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Organisms: Radiation-Resistant Extremophiles and Their Potential in Biotechnology - Introduction Most organisms on earth are able to live in their habitat under certain conditions. Others are able to live under very extreme conditions like extreme temperatures, pH, salinity, pressure and radiation just to name a few. These organisms are called extremophiles and they are polyphyletic. According to (Singh et al. 2011), microorganisms, but specifically bacteria are especially well adapted for surviving extreme conditions. Lately scientists have become very intrigued by extremophiles because of their biotechnological and commercial value to humans....   [tags: biotechnical, commercial value]
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Genetically Modified Organisms: Modifying the World’s Industries - The founding of genetically modified organisms was extended through the course of many years. It began in 1865 when Gregor Mendel observed hereditary characteristics in pea plants. Nearly forty years later, Andrei Nikolaevitch Belozersky was the first person to isolate DNA, or “factors”, as Mendel defined it, in its pure state (Life Sciences Foundation, Purification of DNA). This revelation sparked the start to DNA innovations. After the discovery of DNA’s structure by Watson and Crick, scientists continued to crack the code, and DNA modification became possible when Professor Herbert Boyer created recombinant DNA (Chemical Heritage Foundation, Paul Berg, Herbert W....   [tags: Health RIsks, Environment, Agriculture]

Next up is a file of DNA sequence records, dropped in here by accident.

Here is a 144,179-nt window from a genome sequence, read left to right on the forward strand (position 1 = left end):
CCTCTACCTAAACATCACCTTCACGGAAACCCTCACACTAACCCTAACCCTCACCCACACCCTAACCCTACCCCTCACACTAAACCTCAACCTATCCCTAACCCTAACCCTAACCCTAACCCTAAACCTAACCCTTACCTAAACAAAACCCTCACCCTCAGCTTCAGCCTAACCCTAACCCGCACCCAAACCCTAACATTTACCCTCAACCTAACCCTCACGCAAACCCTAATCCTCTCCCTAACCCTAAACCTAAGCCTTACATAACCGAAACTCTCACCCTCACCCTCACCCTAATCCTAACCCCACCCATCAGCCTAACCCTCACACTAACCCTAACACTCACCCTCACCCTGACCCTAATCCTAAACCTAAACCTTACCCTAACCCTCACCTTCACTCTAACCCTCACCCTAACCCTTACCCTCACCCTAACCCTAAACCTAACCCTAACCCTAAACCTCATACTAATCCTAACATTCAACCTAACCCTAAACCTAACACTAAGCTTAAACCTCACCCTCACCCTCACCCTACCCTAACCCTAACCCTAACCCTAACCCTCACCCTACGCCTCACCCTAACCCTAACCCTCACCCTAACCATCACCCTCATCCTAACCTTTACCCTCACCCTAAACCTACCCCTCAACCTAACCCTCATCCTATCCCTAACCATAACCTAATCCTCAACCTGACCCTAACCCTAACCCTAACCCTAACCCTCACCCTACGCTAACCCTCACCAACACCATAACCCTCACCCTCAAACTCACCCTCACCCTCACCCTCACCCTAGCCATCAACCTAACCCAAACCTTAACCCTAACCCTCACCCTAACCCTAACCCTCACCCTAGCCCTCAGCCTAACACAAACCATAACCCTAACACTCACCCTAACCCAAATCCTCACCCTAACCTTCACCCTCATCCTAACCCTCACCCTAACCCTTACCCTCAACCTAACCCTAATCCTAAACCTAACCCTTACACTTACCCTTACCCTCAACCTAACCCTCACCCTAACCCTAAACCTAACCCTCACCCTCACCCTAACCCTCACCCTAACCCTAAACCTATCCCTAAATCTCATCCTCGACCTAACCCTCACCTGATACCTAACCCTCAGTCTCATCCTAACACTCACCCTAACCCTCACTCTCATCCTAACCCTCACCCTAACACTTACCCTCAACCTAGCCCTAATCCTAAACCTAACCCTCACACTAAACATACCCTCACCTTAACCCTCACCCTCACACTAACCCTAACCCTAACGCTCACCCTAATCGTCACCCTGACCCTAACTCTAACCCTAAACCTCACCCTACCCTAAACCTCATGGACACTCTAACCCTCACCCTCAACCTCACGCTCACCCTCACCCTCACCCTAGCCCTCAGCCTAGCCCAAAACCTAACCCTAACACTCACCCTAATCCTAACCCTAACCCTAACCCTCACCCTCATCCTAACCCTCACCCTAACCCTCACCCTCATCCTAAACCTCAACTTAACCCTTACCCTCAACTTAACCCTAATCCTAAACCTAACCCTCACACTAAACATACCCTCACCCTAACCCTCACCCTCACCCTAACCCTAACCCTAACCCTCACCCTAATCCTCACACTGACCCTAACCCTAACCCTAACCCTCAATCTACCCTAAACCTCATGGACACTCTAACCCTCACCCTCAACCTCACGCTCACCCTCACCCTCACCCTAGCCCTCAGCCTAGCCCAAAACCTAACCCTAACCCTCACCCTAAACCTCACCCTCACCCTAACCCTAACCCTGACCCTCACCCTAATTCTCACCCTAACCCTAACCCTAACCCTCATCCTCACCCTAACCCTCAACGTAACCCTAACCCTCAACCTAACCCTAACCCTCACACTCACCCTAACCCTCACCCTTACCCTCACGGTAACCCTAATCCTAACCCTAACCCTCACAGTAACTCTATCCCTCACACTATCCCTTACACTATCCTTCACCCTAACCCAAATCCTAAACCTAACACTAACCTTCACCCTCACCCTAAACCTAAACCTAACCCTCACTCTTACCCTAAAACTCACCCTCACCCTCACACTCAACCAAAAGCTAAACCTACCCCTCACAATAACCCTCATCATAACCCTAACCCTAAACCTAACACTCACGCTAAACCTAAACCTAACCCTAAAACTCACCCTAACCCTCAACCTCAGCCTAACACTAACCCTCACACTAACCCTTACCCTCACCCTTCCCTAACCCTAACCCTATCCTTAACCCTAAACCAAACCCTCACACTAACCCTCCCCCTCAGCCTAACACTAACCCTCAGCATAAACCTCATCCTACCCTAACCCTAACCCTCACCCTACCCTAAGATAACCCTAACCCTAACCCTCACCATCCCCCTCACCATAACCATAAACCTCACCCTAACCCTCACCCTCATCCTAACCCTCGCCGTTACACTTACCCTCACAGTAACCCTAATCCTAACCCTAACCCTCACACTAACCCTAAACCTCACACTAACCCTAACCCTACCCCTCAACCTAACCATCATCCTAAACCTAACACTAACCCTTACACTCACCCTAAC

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The Role of Water in Living Organisms - Water is one of the most abundant substances on the planet. It can be found naturally in all three states; solid (ice), liquid (water), and gas (steam). However, chemically it is very unusual. For example, water molecules are slightly polar i.e. they have a positive and negative end. Due to this difference in electro-negativity the slightly positive charge on the hydrogen atom is attracted to the slightly negative charge on the oxygen atom in another molecule. This bond is called a hydrogen bond and is what causes the water to have its unusual properties....   [tags: Biology Essays] 596 words
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The Importance Of Water To Living Organisms - The Importance Of Water To Living Organisms Water is normally the most abundant component of any living organism. As most human cells are approximately 80% water and 60% of the human body is made up of it, it is extremely important in many different ways to both the survival and the well being of living organisms. Evolutionists believe that life probably originated in water and even today thousands of organisms make their home in it. Water also provides the medium in which all biochemical reactions take place....   [tags: Biology Essays] 1225 words
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The Harm of Genetically Modified Organisms - The Harm of Genetically Modified Organisms Genetic Modification is when the genetic make-up of a living organism is altered (1). This can be done by changing an existing section of DNA or by inserting a new gene (4). Genetic Modification began in the late 1970’s (6). It can be used between different species for example from a plant to a human or an animal to a human. It is often used to enhance the flavour of foods as well as to improve the size and quantity of foods like tomatoes....   [tags: GMOs Genetically Modified Foods] 1017 words